Players Can Expect Deep Rough & Changeable Weather at Royal Lytham


Thanks to a wet spring and summer, the players at this week's Open Championship at Royal Lytham and St. Annes can expect some heavy cabbage when venturing off the course's narrow fairways.

Defending champion, Darren Clarke, who brought the Claret Jug he's had in his possession for the past year to the Blackpool links, termed the rough "absolutely brutal" on a rainy Monday.

Tiger Woods, a three-time winner of the Claret Jug, seconded Clarke's description. "I've never seen the rough this high or thick and dense," Woods told reporters. "You can't get out of it. That bottom six inches, in some places, is almost unplayable."

Clarke added he was surprised to find the rough so rugged. "The grass is quite thick. It's not quite what we would expect on a links course. It's a little bit thicker than what you normally find. It's really tough. If you start spraying the ball around this week you might as well go home. There are a few patches out there where it's just absolutely brutal."

Underscoring the need for players to find - and stay on - the short grass is Lytham's 200-plus bunkers, many of which are of the pot - read: deep - variety.

"It's a nightmare because there are 205 bunkers and . . . they're very penal, very tough," said Clarke, who returned the Claret Jug to the Royal & Ancient's chief executive Peter Dawson.

"You know there are going to be occasions here this week where I think you're going to see guys taking penalty drops out of them because they won't be able to move the ball anywhere. They are a huge part of this course. It's very heavily bunkered in the landing areas where we really need to hit the ball."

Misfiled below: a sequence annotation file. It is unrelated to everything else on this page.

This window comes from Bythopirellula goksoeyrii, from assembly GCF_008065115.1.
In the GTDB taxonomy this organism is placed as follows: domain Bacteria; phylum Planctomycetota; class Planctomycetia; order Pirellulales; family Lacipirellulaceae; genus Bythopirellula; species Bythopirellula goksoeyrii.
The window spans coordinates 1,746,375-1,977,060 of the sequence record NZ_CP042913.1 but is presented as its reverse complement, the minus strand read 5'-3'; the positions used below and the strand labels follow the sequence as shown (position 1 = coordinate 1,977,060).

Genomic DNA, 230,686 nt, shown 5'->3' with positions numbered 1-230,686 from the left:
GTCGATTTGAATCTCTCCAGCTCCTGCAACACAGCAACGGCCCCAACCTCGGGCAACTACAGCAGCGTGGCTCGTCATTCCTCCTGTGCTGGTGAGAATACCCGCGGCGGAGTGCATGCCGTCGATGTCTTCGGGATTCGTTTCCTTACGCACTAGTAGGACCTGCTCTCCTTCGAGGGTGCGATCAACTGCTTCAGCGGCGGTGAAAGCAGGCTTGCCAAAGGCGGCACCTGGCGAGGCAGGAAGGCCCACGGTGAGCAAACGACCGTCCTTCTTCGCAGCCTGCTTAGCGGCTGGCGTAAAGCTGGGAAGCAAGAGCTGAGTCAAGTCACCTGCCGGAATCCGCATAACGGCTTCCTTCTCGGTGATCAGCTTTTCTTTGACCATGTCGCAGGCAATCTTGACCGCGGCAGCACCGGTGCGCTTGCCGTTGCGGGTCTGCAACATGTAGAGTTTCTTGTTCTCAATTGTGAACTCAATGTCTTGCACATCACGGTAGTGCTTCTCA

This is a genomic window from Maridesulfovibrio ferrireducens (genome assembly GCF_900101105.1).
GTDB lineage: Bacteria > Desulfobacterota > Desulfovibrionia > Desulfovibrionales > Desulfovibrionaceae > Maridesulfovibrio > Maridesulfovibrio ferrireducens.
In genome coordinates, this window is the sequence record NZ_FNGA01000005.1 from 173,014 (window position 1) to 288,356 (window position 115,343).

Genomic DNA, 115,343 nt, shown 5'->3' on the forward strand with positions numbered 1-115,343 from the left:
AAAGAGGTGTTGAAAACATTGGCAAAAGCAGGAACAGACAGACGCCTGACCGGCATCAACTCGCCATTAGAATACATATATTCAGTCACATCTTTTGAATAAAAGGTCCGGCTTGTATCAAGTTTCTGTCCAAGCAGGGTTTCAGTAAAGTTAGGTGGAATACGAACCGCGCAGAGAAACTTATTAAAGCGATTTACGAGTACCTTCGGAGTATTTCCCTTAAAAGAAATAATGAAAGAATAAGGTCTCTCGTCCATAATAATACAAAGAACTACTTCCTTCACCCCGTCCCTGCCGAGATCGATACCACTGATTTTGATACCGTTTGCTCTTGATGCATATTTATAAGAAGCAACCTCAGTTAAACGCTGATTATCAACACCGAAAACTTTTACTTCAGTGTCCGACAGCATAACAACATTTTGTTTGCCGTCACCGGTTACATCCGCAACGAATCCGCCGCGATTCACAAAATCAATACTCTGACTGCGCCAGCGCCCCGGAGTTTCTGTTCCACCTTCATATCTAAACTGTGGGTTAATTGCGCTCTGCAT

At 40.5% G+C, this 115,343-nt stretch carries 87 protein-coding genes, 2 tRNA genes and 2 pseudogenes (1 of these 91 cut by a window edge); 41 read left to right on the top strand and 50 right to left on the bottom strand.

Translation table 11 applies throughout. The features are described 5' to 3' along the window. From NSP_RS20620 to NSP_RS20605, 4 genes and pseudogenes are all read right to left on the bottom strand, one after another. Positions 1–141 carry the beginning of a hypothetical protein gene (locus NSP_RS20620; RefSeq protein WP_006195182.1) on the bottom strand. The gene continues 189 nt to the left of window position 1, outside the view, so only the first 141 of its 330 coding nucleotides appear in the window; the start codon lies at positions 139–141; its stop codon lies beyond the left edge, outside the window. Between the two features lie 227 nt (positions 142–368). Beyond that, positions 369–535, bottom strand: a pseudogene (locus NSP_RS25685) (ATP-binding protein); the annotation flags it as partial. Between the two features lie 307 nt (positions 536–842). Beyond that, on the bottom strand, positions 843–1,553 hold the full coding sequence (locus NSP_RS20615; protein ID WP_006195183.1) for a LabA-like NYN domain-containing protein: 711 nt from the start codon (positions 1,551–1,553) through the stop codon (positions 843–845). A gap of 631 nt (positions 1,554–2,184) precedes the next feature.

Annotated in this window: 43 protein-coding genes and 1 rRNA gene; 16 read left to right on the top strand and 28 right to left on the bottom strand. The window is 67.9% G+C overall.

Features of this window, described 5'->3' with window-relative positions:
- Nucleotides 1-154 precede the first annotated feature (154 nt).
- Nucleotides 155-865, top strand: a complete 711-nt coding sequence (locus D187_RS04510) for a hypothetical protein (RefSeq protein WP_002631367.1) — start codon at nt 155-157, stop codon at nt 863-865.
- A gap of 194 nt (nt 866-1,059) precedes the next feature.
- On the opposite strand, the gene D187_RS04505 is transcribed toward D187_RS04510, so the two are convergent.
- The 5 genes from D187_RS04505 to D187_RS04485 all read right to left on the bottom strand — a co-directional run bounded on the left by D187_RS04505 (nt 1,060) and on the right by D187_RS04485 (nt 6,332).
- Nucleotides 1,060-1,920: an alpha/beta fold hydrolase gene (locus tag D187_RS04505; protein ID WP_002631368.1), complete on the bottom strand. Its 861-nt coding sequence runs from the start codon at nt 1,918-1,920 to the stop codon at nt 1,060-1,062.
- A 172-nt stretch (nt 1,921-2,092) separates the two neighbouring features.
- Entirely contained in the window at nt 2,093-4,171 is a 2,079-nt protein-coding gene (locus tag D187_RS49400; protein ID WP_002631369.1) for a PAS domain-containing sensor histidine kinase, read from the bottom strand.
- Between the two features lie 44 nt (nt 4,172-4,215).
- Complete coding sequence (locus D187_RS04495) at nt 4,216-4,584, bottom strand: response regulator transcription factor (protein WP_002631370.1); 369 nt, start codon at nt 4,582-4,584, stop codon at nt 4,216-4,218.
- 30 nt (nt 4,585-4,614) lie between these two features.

Ernie Els, who won the Open Championship in 2002 at Muirfield, seconded Clark and Woods' thoughts on the need for accuracy this week.

''It's a course where there's a certain way you've got to play it,'' Els said. ''It's a lot like Hoylake. You'll have a lot of guys doing the same thing. So it's the guy with the best nerves, the best shot-making, the guy with the best putter. It's going to come down to the final bit here," added golf's "Big Easy."

"If you're not sure what you're doing, you're going to get yourself in trouble. You've got to be sure of yourself. It's a fair test. You're going to get somebody good this week.''

Despite his concerns, Woods also considers the course is reasonable. "I like the layout. It's fair," said Woods, a three-time winner in 2012 who's looking for his 15th major title in England. "They don't have to trick it up. They don't have to do anything with it. If it's calm, we can shoot some good scores. If it's wet, lush, you've got to be more aggressive.

"Each British Open has its own little quirks. You can have so many different weather conditions. You just don't know. That's one of the unique things about the British Open and why it's my favorite major championship."

Reigning Masters' champion Bubba Watson, who played his first practice round at Royal Lytham on Monday, has already formulated a strategy for the championship, which starts Thursday.

"It looks like we're going to hit a lot of irons off of tees, try to play safer, smarter, whatever you want to call it, and just have a longer shot into some of these holes," said the long-hitting lefty from Bagdad, Fla.

"The par-5, No. 7, I'm going to hit iron off that tee even though I could reach it if I hit it in the fairway with a driver. I have to figure out a way to lay back and just have a longer shot into some of these holes.

"That doesn't mean I'm going to be able to do that," Watson said with a smile. "That's my goal."

Preliminary weather forecasts for the upcoming week call for temperatures in the mid- to high-60s, with a high of 77 for Sunday's final round. Also predicted are for some dry days and others with a significant amount of rain, with winds likely to be in the moderate range.

In other words, typical Open Championship conditions.


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